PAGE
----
Library Journal
British author Rogerson follows up his biography The Prophet Muhammad with a history book about Islam, but it is not an academic or reference work, such as Albert Hourani's A History of the Arab Peoples. Rogerson uses epic language to enliven the early years of Islam for a Western audience, first establishing the story of Muhammad, his exile from Mecca to Medina, and his time with each of his wives and his beloved cousin, Ali. Rogerson then at greater length chronicles the rise and fall of each of the loyal men who were to become caliphs of Islam following Muhammad's death in 632 C.E. While he does an excellent job of bringing the desert landscape to life, Rogerson bogs his account down a bit when he stops to detail every empire-building border skirmish. Unfortunately, his colorful account also quickly glosses over the philosophical implications of the Sunni-Shia split referred to in the subtitle. Consider pairing this swashbuckling history with Reza Aslan's historical overview of Islamic thought, No God But God: The Origins, Evolution, and Future of Islam. Best suited to public libraries.-April Younglove, Linfield Coll., Portland Campus Lib., OR Copyright 2006 Reed Business Information.
Kirkus Reviews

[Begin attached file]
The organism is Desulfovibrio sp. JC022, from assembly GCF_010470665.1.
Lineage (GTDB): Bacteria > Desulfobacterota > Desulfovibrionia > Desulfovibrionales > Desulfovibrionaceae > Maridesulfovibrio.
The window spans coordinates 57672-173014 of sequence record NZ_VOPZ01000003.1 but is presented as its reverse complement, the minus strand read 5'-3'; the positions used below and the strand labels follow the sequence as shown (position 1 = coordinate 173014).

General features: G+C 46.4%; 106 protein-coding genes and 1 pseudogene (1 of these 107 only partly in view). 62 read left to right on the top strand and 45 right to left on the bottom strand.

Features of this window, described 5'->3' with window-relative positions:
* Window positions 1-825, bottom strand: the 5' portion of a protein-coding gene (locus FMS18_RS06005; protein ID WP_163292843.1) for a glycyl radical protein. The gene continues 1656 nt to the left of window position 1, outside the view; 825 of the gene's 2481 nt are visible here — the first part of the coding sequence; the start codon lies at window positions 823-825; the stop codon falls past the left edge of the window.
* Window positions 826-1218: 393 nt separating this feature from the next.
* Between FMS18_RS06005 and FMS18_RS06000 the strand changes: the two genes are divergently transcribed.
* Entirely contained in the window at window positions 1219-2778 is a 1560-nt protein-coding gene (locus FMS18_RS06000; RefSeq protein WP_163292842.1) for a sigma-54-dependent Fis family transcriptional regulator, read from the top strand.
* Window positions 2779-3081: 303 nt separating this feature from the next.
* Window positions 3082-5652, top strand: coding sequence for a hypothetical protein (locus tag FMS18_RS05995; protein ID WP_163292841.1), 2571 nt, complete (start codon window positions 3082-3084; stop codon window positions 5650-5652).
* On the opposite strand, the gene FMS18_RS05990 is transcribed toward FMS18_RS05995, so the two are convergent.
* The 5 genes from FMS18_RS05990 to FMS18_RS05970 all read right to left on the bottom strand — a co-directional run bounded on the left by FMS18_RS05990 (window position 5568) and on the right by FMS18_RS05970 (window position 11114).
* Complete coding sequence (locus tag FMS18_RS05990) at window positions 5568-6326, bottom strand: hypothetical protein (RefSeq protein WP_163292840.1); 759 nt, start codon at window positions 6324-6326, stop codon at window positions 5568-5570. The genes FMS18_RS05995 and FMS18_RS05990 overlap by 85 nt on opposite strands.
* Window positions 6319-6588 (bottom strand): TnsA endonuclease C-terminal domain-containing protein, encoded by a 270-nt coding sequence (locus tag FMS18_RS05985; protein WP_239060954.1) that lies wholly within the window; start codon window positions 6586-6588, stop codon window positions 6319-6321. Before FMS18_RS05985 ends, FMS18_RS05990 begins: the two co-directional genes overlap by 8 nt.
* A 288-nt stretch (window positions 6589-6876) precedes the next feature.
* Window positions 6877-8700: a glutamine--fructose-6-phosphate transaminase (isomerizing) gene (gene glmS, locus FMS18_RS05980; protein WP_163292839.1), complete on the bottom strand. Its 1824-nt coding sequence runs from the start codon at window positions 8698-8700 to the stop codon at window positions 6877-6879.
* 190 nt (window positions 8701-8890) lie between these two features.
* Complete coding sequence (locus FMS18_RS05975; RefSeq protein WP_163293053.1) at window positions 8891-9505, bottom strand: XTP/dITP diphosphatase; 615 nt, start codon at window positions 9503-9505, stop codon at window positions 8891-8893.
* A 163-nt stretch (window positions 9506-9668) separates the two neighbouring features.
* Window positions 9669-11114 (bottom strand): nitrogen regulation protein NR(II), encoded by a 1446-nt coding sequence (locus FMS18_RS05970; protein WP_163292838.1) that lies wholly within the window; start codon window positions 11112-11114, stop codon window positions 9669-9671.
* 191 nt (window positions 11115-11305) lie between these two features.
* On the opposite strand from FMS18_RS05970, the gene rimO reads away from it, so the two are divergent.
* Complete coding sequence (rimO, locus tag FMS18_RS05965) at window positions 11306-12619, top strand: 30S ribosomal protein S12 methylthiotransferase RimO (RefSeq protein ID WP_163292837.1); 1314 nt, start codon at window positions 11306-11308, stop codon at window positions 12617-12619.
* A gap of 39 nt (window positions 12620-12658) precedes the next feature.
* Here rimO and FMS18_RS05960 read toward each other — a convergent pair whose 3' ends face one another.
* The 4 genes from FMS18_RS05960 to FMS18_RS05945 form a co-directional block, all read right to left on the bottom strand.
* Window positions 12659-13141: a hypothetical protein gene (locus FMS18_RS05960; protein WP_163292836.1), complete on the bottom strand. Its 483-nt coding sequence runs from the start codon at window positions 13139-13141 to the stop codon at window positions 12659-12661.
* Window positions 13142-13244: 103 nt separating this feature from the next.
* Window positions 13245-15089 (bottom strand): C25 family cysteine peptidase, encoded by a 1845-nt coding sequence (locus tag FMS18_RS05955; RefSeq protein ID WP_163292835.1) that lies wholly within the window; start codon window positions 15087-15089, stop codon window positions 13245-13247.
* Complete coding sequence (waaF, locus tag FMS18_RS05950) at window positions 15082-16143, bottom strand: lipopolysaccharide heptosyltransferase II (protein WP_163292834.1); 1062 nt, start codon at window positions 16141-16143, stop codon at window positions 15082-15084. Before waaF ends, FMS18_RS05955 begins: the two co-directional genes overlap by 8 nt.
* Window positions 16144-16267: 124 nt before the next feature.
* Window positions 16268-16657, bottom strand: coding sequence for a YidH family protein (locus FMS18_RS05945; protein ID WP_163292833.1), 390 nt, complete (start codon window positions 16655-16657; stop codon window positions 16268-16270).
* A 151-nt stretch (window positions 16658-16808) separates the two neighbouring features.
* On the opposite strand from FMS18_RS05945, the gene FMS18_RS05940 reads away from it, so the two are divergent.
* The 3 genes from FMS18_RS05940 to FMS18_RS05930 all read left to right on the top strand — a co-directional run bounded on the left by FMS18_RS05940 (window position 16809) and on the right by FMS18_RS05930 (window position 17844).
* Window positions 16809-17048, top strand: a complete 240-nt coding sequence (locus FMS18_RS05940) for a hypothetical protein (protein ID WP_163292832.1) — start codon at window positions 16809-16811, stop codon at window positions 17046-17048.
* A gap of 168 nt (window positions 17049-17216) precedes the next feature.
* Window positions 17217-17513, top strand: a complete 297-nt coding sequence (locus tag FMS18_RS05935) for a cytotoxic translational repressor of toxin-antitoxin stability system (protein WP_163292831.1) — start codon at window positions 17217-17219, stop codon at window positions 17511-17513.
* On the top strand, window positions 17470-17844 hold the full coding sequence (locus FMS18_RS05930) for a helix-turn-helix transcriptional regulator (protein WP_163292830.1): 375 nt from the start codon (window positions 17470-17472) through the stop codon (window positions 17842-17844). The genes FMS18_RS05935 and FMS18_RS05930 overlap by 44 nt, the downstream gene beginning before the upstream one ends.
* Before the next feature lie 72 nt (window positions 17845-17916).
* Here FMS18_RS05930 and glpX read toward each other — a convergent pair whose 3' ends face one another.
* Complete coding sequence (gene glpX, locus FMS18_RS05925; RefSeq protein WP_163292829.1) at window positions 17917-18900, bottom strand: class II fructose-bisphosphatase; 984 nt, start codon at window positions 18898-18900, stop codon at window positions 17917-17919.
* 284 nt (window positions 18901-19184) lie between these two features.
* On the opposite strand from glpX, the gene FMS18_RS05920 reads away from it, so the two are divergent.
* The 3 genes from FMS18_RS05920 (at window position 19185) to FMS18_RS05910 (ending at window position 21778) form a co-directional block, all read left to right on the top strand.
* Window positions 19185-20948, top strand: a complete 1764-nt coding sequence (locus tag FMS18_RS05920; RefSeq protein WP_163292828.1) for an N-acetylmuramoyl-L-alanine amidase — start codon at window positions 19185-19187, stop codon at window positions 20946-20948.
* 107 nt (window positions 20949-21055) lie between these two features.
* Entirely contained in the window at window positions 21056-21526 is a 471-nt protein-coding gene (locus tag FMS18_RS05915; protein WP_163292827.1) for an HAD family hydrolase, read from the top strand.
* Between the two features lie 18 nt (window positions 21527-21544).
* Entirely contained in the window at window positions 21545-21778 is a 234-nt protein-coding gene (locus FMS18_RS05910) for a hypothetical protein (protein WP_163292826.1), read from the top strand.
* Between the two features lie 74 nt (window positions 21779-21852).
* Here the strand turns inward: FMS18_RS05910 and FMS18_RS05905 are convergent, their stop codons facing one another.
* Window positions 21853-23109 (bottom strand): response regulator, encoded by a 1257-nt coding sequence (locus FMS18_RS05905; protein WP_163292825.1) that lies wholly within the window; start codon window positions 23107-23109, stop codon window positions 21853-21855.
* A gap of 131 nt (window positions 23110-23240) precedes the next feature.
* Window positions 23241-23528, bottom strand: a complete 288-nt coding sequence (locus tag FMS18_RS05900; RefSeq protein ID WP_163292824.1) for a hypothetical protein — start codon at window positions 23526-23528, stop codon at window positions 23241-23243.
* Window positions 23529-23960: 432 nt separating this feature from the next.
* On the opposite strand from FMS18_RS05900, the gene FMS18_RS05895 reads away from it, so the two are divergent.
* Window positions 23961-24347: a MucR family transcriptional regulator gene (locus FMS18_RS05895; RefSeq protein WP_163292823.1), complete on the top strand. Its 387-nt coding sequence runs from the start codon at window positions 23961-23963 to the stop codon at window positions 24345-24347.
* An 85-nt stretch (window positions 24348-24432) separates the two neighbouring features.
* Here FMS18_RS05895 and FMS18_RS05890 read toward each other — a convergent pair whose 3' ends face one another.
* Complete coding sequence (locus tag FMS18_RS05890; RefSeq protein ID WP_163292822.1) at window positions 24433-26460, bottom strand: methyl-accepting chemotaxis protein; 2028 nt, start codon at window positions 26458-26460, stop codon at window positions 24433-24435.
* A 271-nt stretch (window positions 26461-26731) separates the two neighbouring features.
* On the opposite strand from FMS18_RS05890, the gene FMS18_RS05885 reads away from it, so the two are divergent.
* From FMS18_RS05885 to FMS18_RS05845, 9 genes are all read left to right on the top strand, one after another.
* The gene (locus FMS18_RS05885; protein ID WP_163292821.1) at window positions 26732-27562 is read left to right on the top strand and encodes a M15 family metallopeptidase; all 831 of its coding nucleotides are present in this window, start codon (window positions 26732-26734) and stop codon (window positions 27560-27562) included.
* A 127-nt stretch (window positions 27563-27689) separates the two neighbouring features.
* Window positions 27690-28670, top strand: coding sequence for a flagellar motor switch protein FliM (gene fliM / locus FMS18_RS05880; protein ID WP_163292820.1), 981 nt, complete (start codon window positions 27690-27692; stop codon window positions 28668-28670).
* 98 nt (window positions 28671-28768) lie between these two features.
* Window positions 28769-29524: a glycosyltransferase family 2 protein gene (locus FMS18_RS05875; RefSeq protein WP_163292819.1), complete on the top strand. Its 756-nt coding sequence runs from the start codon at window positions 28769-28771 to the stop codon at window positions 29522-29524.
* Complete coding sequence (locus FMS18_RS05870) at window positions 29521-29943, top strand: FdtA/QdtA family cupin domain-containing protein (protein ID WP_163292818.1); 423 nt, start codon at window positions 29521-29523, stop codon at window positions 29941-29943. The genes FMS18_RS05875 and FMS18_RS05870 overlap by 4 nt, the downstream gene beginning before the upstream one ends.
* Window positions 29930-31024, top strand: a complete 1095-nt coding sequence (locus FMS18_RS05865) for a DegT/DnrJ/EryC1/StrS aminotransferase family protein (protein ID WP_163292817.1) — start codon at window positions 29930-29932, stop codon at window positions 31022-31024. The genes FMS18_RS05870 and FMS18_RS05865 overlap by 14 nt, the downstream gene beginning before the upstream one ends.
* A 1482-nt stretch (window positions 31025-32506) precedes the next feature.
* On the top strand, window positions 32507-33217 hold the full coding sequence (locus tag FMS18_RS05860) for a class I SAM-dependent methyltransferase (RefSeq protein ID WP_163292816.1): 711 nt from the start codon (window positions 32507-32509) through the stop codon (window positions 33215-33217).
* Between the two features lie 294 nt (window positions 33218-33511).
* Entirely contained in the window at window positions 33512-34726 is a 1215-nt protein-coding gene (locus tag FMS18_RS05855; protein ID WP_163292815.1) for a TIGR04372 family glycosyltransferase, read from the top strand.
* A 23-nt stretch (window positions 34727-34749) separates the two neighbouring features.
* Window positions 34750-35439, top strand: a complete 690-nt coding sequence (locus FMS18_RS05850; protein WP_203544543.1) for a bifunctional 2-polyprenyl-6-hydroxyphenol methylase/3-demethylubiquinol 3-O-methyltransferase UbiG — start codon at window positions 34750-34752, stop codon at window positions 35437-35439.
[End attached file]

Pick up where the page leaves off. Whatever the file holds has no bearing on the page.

A well-crafted glimpse into the origins and early years of Islam, even then torn by dissension and violence. Imagine that the Reformation and Counterreformation had been waged soon after Christ died, and the hard feelings between Shiite and Sunni Muslims become more comprehensible. Rogerson (The Prophet Muhammad, not reviewed), a writer with experience covering the Arab world, offers a lucid explanation of the Sunni-Shia split, which took fullest shape with the assassination of the fourth caliph, Muhammad's nephew Ali, in 660-a murder committed even though the revered prophet had declared Ali to be the gate into "the town of knowledge" that he himself symbolized. Rogerson adds most interesting twists to this well known tale by casting it in the context of the long-standing rivalry between the two Arabian towns of Mecca and Medina, which, he writes, represent two halves of the Qur'an with "two quite different tones," the verses from Mecca addressed to the whole of humankind and those from Medina addressed to the political and physical realities of Arabia at the time of Islam's birth. This rivalry ocassionally blossomed into war, and it seems to have been waged well into the caliphates that followed Muhammad's death; in some ways, the author suggests, the rivalry persists. The four caliphs of that first century of Islam had different agendas and interests, but they expanded the new religion's sphere to embrace an unprecedented empire; as happens with power politics, they also initiated and suffered intrigues that betrayed Islam's peaceful promise, culminating in the murders of Muhammad's immediate descendants in what is now Iraq, when, in Rogerson's memorable phrase, "seventy heads had beenrolled out from bloodied leather sacks on to the palace floor of the governor of Kufa."The result, centuries later, is sectarian division that shows no signs whatever of healing-and that figures heavily in the world news. Rogerson capably explains its beginnings.